Stamen Design’s piece The City from the Valley (2012) was a critical urban investigation in the private bus shuttle routes that serve Silicon Valley by bussing in workers from San Francisco. Here the suburban-urban relationship is reversed as young urbanites are given exclusive access to the postindustrial production spaces of Silicon Valley.
Stephanie Syjuco’s FREE TEXT: The Open Source Reading Room (2012) dealt with access in the realm of knowledge production more directly, creating a physical library of seminal articles and books around art and digital culture that were found on free file-sharing sites. Each article was bound in a black booklet with the file url as the central title and the actual article title printed below. In addition there were was a wall of postings with tear-away strips of paper containing the url’s to take home and download the articles. So Stephanie’s work functions outside of the gallery space as an intervention to change (or reinforce) people’s consumption habits as they go home to download the articles and books rather then rely on the limits of publishing companies and rights holders.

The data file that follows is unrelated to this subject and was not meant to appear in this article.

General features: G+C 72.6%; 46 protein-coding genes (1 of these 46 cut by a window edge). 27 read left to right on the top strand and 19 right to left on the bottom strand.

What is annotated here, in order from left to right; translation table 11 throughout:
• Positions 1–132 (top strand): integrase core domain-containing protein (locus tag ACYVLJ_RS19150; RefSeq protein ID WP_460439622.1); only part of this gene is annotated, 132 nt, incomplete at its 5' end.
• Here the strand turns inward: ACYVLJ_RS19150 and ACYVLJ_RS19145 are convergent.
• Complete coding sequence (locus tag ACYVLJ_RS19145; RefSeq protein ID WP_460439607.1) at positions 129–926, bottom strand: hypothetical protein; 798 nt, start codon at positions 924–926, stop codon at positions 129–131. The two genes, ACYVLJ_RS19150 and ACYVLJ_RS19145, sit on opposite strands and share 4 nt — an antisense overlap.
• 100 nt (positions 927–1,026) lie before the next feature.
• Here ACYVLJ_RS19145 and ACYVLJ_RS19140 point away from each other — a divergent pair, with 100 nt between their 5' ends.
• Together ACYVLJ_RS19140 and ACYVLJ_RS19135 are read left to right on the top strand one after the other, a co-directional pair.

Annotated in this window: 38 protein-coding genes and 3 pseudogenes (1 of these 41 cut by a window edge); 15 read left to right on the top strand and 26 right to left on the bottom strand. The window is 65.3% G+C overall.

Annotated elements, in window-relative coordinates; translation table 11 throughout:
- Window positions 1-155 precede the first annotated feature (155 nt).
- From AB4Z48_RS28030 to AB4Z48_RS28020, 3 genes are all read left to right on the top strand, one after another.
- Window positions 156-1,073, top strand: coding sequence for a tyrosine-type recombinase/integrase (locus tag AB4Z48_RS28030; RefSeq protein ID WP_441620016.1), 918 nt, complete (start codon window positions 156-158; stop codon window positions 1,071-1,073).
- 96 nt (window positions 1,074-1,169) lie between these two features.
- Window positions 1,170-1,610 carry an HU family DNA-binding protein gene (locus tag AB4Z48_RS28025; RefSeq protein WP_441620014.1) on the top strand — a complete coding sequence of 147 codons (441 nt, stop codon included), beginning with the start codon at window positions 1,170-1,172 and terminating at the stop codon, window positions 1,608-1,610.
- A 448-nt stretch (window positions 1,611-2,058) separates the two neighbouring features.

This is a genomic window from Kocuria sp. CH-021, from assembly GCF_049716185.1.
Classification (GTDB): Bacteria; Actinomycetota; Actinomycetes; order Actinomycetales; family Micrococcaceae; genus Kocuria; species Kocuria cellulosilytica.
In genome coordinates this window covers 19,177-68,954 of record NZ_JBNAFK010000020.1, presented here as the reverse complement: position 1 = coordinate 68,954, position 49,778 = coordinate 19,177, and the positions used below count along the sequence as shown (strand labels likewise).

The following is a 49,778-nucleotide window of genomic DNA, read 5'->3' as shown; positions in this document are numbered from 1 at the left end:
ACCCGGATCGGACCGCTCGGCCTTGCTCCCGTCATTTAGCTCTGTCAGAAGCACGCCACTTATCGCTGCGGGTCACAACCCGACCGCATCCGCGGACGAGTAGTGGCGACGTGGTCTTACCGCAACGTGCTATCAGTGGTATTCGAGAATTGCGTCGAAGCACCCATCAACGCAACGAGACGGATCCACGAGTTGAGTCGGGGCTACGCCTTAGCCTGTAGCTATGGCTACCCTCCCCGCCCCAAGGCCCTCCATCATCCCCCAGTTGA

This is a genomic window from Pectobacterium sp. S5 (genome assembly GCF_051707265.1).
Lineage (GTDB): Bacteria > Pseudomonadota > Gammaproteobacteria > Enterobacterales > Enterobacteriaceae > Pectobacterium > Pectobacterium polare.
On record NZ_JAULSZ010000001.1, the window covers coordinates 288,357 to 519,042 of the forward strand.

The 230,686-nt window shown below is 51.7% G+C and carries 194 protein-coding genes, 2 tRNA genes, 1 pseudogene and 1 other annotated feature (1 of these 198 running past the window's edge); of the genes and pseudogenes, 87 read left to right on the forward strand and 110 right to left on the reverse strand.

The Gambiologia art collective from Brazil and Shu Lea Cheang’s Baby Work (2012) embodied other forms of direct interventions into the material uses of technology. As one of the Gambiologia artists joked, “by the time you get your iPhone 5 home it’s already obsolete.” So instead they battle obsolescence and consumerism by repurposing electronic materials from junk yards in order to make musical instruments, artistic objects, and futurist armor. In addition they run workshops in order to teach children how to repurpose scraps and even gum wrappers for electrical conduits.